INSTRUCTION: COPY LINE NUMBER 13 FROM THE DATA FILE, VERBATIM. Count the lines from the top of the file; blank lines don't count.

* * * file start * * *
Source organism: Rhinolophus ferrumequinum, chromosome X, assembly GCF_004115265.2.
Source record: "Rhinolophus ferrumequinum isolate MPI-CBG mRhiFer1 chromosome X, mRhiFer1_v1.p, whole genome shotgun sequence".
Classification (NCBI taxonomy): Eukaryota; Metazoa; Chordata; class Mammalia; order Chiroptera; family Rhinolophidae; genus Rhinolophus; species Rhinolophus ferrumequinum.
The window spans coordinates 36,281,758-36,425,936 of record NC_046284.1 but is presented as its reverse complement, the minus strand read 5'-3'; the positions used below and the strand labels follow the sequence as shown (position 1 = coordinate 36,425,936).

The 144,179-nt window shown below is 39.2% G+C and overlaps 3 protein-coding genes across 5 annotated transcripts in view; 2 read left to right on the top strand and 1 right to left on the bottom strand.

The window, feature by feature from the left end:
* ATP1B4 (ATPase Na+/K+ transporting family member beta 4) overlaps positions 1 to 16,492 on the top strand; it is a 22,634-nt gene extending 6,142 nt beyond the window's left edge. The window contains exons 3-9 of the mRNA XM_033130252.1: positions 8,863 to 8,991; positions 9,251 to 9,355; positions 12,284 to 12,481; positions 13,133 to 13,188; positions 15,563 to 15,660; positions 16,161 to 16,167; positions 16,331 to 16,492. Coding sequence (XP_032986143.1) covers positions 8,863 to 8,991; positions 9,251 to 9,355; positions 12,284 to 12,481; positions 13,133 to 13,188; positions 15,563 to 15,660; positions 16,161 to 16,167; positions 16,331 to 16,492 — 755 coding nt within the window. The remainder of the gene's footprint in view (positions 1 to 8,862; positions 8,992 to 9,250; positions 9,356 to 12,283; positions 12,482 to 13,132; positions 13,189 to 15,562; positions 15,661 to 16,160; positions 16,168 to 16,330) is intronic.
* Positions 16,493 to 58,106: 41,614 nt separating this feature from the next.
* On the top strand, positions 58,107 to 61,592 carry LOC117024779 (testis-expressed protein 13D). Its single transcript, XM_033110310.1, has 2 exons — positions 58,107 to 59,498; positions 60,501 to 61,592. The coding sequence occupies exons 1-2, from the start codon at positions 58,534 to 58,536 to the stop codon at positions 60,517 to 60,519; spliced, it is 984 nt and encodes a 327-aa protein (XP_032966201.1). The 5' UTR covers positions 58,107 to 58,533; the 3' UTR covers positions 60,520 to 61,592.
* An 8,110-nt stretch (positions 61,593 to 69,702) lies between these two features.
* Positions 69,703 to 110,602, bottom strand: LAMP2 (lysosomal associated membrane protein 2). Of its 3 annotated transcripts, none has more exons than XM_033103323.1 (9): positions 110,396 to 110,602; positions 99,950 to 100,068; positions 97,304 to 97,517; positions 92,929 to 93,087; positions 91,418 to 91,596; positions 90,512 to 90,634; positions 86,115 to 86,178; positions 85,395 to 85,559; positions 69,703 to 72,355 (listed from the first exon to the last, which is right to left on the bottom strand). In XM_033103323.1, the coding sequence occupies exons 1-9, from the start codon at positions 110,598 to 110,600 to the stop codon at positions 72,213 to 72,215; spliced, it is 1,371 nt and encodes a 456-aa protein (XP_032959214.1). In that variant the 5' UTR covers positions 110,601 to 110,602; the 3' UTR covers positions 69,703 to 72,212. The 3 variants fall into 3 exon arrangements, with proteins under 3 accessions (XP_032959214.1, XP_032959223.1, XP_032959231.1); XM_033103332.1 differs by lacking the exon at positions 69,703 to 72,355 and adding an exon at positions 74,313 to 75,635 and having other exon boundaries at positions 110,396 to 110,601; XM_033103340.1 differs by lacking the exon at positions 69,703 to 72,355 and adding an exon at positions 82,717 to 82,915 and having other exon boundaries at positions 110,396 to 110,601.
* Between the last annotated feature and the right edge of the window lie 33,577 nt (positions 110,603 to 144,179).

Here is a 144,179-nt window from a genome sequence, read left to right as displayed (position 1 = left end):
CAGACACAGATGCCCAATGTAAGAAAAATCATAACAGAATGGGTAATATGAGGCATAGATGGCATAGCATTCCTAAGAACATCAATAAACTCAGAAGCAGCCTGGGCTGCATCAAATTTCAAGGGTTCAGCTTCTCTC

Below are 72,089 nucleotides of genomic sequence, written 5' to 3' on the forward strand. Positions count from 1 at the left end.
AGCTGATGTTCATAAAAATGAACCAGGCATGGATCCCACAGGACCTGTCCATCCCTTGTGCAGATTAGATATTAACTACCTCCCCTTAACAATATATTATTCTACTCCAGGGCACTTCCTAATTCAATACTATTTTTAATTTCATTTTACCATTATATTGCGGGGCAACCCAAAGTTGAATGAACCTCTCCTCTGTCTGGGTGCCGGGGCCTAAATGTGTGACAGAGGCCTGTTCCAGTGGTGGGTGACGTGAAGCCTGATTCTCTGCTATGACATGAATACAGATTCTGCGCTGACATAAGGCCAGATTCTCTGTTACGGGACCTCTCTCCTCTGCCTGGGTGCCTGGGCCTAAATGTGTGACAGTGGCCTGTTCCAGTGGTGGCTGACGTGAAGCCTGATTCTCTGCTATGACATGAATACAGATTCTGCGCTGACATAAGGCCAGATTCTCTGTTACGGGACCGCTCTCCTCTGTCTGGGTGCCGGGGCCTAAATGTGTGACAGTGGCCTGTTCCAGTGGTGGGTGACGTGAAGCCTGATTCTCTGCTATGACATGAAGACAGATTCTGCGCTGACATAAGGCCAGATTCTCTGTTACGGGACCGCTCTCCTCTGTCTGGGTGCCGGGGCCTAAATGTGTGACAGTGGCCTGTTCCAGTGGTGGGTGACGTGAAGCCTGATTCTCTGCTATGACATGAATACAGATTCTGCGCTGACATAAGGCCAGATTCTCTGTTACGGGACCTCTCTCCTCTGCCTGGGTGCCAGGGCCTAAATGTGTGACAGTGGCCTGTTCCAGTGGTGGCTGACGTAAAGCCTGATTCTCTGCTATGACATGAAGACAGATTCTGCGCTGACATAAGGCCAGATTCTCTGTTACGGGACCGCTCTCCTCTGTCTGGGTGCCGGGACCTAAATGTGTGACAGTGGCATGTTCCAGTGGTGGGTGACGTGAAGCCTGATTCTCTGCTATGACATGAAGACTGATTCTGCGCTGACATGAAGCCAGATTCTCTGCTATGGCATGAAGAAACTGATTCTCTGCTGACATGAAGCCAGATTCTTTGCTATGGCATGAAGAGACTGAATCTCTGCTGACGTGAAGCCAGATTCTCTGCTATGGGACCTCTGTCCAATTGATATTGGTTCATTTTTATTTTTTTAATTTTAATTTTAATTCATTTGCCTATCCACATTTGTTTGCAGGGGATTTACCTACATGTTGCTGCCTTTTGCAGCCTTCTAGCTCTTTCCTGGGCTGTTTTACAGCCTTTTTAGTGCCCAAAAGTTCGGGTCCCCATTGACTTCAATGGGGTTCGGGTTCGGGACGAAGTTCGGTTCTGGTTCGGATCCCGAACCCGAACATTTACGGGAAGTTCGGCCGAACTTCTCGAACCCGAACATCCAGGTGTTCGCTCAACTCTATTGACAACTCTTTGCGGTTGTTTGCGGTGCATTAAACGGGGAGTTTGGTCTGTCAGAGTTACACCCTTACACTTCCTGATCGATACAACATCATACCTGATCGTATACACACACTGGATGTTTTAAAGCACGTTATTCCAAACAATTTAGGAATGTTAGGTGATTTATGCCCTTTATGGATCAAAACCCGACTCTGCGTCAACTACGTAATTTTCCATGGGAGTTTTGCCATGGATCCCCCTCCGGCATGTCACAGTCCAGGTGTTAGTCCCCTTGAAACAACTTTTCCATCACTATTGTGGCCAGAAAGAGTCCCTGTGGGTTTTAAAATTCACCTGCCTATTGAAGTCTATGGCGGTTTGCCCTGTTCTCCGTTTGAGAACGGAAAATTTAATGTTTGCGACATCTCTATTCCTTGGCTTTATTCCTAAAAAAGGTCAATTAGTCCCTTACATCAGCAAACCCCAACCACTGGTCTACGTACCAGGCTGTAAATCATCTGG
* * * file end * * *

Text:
Here is a 144,179-nt window from a genome sequence, read left to right as displayed (position 1 = left end):